DAVID GINSBORG, chairman of the program committee, introduced the speaker, STEVE BEAL, who apparently is a public relations man for Johnny Walker Scotch. Because of discussions we’ve had in the program committee, some of us started our stop-watches when David began. But he did his job in very reasonable time, and he had us laughing several times in his short intro.
Beal turned out to be a jolly representative of the liquor company, although he didn’t nuzzle up to the microphone sufficiently, and some of us (including at least one who does NOT have a hearing problem) found that we missed a lot of what he said.
So my notes are far from complete. But here are some of his thoughts:
He used to be a minister, but he moved into Scotch – thus trading one spiritual experience for another. His job, he said, continues to be evangelizing people.
Whiskey, somebody said, is the water of life. And the secret of life is in a grain of barley. Barley, he told us, was a form of money in the Middle Ages.
All whiskeys, he said, are made from a grain, fermented naturally and distilled at least twice. In oak barrels for at least three years. Some whiskeys are made from corn. Scotch and English whiskeys are made from Malt.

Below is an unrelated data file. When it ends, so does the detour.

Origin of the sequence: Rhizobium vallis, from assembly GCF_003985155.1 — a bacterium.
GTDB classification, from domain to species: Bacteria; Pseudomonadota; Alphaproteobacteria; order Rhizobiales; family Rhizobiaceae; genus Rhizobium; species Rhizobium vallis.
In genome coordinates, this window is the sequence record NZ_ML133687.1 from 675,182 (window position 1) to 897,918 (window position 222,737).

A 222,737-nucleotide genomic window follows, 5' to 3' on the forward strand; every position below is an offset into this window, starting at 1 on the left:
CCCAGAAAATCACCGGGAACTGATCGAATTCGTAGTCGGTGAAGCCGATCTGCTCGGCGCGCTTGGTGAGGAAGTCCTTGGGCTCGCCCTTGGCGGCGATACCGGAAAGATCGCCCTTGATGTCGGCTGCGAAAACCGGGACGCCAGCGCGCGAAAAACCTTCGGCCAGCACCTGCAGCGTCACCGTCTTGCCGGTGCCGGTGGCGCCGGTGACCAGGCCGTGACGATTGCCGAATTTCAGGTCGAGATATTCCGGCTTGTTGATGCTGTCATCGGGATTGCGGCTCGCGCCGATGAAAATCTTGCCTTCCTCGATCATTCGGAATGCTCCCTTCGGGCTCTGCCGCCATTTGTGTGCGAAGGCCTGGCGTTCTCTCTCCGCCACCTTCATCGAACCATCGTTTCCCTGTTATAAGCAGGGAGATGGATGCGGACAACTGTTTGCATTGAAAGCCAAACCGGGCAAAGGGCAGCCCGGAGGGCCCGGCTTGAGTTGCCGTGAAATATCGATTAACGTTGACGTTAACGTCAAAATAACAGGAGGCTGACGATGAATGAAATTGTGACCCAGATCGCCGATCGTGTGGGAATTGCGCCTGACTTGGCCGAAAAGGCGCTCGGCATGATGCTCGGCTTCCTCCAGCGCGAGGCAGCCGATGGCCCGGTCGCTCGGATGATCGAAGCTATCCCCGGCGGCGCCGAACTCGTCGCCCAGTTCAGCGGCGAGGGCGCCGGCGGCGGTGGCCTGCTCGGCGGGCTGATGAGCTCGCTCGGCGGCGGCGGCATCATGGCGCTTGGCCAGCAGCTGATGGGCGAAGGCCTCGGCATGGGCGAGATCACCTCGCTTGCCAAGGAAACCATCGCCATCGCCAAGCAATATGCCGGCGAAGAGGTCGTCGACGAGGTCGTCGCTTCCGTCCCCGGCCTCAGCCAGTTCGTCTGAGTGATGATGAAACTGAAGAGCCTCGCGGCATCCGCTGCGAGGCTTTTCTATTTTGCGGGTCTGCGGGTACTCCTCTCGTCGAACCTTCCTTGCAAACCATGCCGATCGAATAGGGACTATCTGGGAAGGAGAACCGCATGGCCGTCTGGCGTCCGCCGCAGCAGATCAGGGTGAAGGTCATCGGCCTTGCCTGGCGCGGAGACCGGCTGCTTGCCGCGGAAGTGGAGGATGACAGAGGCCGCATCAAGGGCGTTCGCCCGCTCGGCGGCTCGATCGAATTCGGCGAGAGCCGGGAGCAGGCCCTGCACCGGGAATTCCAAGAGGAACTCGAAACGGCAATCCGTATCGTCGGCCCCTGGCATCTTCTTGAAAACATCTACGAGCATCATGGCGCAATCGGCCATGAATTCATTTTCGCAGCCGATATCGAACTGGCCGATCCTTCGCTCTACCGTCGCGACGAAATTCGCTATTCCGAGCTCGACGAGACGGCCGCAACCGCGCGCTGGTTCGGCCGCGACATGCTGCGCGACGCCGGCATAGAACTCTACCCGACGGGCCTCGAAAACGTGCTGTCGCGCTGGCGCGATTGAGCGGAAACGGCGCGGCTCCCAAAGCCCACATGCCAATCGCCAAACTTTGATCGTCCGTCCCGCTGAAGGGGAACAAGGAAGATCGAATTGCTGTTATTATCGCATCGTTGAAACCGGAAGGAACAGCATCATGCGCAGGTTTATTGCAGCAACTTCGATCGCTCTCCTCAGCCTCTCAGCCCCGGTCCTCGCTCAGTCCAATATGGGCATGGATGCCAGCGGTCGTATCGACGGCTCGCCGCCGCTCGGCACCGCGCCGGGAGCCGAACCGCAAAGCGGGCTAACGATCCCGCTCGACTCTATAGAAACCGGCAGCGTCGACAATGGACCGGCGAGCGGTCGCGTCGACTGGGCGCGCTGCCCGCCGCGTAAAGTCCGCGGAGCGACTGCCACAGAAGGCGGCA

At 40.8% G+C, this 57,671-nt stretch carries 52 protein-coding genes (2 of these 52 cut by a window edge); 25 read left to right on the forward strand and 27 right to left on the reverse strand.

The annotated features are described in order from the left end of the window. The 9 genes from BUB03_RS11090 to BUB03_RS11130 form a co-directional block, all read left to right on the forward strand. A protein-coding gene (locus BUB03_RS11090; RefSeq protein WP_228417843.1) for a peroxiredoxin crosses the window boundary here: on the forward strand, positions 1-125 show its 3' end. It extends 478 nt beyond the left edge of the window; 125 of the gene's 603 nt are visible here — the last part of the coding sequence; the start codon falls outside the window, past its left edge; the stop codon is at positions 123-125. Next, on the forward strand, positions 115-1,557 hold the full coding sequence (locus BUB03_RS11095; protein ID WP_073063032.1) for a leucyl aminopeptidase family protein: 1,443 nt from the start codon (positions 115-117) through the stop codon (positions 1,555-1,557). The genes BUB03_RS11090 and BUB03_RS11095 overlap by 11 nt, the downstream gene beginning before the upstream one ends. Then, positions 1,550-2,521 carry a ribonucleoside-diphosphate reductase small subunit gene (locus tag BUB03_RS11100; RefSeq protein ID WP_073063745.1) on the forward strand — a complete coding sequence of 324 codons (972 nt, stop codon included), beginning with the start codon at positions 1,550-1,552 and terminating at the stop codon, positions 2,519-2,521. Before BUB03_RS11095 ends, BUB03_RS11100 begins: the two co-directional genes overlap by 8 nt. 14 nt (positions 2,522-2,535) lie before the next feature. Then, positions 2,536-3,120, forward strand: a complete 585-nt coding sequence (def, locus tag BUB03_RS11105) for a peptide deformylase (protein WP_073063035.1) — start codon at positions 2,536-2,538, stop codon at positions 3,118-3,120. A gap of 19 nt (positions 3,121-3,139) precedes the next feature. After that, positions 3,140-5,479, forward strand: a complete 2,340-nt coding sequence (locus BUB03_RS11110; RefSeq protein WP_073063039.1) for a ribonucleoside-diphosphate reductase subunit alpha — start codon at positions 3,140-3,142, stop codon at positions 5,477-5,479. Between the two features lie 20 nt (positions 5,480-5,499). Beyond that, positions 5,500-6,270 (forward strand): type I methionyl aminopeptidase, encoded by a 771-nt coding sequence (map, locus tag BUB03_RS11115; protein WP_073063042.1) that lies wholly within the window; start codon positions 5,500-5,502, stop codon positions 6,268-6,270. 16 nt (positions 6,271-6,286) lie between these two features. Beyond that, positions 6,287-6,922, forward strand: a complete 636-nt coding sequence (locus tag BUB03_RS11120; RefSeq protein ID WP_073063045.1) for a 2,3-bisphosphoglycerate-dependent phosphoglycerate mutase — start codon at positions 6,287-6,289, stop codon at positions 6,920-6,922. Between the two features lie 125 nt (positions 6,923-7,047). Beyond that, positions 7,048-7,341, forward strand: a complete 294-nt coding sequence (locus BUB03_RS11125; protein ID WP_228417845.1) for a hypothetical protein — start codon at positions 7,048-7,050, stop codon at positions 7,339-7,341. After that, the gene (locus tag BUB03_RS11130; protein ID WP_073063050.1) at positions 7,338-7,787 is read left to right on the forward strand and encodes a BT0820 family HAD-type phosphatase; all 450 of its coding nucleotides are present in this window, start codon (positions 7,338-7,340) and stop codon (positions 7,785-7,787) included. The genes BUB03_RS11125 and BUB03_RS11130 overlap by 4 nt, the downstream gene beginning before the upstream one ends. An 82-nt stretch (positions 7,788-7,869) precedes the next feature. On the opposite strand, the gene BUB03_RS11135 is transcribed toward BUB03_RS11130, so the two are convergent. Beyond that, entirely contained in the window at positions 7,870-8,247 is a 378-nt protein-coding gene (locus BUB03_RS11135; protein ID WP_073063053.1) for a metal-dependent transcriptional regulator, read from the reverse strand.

Curious: he said that the true flavor of whiskey comes out after a drop of water has been applied to it. That caused ALI BASSIRI to approach the speaker after the talk and to question him about that, since many of us drink our Scotch on the rocks.
Richard Romney observed that he’d been told that a great way of enlivening oatmeal is to add a drop of Scotch to it. What followed was a little confused, so I never quite understood Beal’s response.
TOM HASTINGS asked a question that certainly is on MY mind when I drink Scotch: Is there really a difference between Johnny Walker Red and Johnny Walker Black and the relatively new (and highly expensive) Johnny Walker Blue. And what IS that difference. The speaker says that it’s a matter of aging. Black Label is aged for 12 years. Blue is much older … and much “smoother.”
Part of the presentation rested on little bottles of Scotch which he had placed on the tables. A lot of the bottles were opened, and small amounts were poured into glasses on our tables. We tasted it. And he asked us to literally hold our noses while doing so. I never quite understood the purpose of that.
A fun program.
Summary by Bob Kieve
Photos by Paul Tumason